If you love the theater and you happen to be in Japan, the obvious choice is to go see some Kabuki, the classic Japanese-dance drama extravaganza. But the fringe in Tokyo is quite vibrant as well. One major, time-tested name to have emerged from this scene is Issey Ogata, a solo performer who has staged more than 600 character vignettes to date. His portrayals range from the mundane, such as the bartender lubricating the denizens of late-night Tokyo, to the esoteric, such as the reclusive illustrator self-exiled in New York. Apart from his one-man shows, he is also internationally recognized... Continue reading
Posted Nov 23, 2010 at Passage J
Dataspeaker is a one-man electronica wonder, launched in 1999 by the artist known as Ainee, a seasoned, eclectic remixer, unrestrained by genres. “I believe the quality of all electronic music, regardless of whether it is drum and bass, house, or hip hop, hinges on “breakbeats,” the lean music imagineer claims. Inspired by DJ Shadow and Fatboy Slim, Ainee cut his teeth as MC in the band, Smorgas, which promoted itself in the 90s as “the sensational breakbeats band.” Their modus operandi involved performing live vocals, guitar, and bass over sampled drum beats and sampler effects. While they had a good... Continue reading
Posted Oct 29, 2010 at Passage J
"Kawaii" is a phenomenally popular word in Japan. It's bandied about by people from all walks of life to describe anything cute. I also tend to say kawaii now and then with frivolous abandon, but the last time I used it, and really meant it with heart and soul, was when I was exposed to the artworks of Chico Hayasaki, exhibited in a gallery tucked away in a storied section of Wall Street. For me, what makes Chico's works "kawaii" is her sensitive rendering of delicate lines and her liberal use of watercolors. The end result is sheer elegance. But... Continue reading
Posted Sep 22, 2010 at Passage J
My favorite part was simply daydreaming about all those people, animals, and buildings that came to life after filling in the colors. But more importantly, I suppose dabbling with them was how a lot of us got our wobbly start in the wild and wooly practice of decision making. After all, you were required to make a dizzying number of choices, including choosing which colors to use and whether a pencil or crayon would be appropriate for the task at hand, depending on whether you were shooting for, ahem, impressionism or realism. For a gloriously befuddled child such as the... Continue reading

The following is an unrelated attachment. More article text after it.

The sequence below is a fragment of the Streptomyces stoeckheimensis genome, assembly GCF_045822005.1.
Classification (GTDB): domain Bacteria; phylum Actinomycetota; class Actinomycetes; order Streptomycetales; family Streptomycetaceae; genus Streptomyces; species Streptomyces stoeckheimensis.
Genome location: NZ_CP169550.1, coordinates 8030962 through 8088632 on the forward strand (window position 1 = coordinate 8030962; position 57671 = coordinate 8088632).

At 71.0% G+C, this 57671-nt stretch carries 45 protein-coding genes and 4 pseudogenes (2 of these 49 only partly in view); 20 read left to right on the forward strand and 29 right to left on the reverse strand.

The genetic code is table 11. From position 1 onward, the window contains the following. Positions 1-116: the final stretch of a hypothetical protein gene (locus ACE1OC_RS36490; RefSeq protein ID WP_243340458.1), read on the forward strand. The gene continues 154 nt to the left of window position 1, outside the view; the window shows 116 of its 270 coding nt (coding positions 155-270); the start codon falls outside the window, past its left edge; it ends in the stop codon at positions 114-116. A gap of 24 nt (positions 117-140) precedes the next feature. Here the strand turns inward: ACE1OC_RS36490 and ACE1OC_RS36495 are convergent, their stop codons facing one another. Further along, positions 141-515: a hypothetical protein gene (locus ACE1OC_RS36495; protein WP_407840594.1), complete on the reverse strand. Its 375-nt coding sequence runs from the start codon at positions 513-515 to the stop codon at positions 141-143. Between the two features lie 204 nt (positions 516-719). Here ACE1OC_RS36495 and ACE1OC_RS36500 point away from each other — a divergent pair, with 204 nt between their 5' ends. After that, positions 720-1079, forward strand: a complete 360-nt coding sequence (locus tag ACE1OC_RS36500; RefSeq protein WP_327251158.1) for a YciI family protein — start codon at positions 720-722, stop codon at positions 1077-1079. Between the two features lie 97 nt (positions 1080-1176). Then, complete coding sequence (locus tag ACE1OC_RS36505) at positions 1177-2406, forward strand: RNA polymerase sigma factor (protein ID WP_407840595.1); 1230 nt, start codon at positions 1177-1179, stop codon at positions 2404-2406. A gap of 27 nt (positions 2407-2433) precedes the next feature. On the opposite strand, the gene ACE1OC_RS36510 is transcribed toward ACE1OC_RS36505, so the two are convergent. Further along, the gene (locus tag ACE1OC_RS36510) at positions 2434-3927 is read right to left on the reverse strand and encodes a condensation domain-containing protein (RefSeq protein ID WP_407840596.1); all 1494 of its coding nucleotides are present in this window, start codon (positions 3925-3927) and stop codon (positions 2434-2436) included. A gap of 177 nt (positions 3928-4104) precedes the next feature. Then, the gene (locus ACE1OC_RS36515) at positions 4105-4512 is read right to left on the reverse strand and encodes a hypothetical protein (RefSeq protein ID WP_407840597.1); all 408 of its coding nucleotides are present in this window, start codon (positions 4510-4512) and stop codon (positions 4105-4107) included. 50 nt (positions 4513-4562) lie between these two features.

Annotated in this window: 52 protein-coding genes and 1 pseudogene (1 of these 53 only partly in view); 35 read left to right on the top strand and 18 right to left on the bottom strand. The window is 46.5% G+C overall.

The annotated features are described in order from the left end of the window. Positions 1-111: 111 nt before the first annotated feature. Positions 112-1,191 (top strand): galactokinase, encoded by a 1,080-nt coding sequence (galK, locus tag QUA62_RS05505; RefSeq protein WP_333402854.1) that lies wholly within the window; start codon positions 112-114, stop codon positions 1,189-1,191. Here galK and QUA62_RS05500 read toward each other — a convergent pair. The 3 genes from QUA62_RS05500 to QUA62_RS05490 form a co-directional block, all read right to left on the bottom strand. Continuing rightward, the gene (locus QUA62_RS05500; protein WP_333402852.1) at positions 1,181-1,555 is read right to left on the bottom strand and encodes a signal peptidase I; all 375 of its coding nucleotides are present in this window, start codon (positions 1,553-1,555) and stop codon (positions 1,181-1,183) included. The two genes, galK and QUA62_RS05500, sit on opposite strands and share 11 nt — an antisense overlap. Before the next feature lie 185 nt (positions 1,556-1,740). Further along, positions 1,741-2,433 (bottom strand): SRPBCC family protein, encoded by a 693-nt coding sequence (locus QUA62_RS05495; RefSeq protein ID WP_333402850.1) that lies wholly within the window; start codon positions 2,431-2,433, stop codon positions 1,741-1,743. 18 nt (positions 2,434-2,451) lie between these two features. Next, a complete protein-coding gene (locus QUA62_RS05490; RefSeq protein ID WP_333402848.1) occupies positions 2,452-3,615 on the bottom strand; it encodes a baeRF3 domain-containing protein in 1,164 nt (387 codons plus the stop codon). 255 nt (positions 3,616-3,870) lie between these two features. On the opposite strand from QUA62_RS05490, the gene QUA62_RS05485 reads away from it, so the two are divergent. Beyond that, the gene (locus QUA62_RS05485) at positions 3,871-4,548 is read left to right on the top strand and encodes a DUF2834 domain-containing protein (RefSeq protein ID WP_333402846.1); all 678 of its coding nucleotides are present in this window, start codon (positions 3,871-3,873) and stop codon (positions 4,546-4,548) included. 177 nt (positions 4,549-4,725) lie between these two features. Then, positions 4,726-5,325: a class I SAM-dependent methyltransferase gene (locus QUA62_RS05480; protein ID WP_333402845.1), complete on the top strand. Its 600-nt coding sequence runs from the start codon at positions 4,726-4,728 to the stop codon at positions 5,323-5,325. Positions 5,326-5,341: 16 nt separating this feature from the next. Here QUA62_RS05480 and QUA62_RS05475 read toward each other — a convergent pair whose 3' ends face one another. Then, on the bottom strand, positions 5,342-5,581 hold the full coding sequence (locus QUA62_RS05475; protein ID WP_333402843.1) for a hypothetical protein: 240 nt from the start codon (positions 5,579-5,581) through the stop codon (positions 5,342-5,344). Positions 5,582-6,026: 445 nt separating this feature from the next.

Posted Aug 1, 2010 at Passage J
Inspiration, like lightning, could strike anywhere. For Michiko Yoshinari, the bubbly vocalist of Modern Girl & Sniper, a techno-pop sensation she fronts with Juri Goto, it struck when they were riding the Yamanote Line, one of Tokyo’s busiest commuter trains. “Some of the passengers just sleep there, others look really angry, and others are simply strange,” said Michiko. A few more investigative rides later, the duo gave birth to a track titled, “Okashikunachauyo,”(I’m Going Bananas), a lyrical and tuneful meditation on the Tokyo commuters the two had encountered of late. The track is featured on their debut album, Let’s Modern... Continue reading
Posted Jul 1, 2010 at Passage J
Modern Girl & Sniper is a techno-pop duo formed by Michiko Yoshino and Juri Goto. Their brand of electronica is a hyperkinetic soundscape of varying styles, heavy on breezy, playful lyrics and feel-good jazzy rhythms. While their debut album, Let’s Modern Hyper, was released on August 18, 2010, under the label, apart.RECORDS, they had already attracted a sizable following in Japan by that time, thanks to their eternally sunny number, “Rainbow Jyunrei” (Rainbow Pilgrimage). Picked up as the theme song for the pachinko program, Pachislo Battle League (Pachinko Battle League), “Rainbow Jyunrei” aired via SkyPerfec TV, a major Japanese satellite... Continue reading
Posted Jun 21, 2010 at Passage J
Raj Mahtani is now following David Byrne
Jun 1, 2010
A moving passage from Why Translation Matters by Edith Grossman. …translation…dedicates itself to denying and negating the impact of divine punishment for the construction of the Tower of Babel, or at least to overcoming its worst divisive effects. Translation asserts the possibility of a coherent, unified experience of literature in the world's multiplicity of languages. At the same time, translation celebrates the differences among languages and the many varieties of human experience and perception they can express. I do not believe this is a contradiction. Rather, it testifies to the comprehensive, inclusive embrace of both literature and translation. I’m keeping... Continue reading
Posted Jun 1, 2010 at Passage J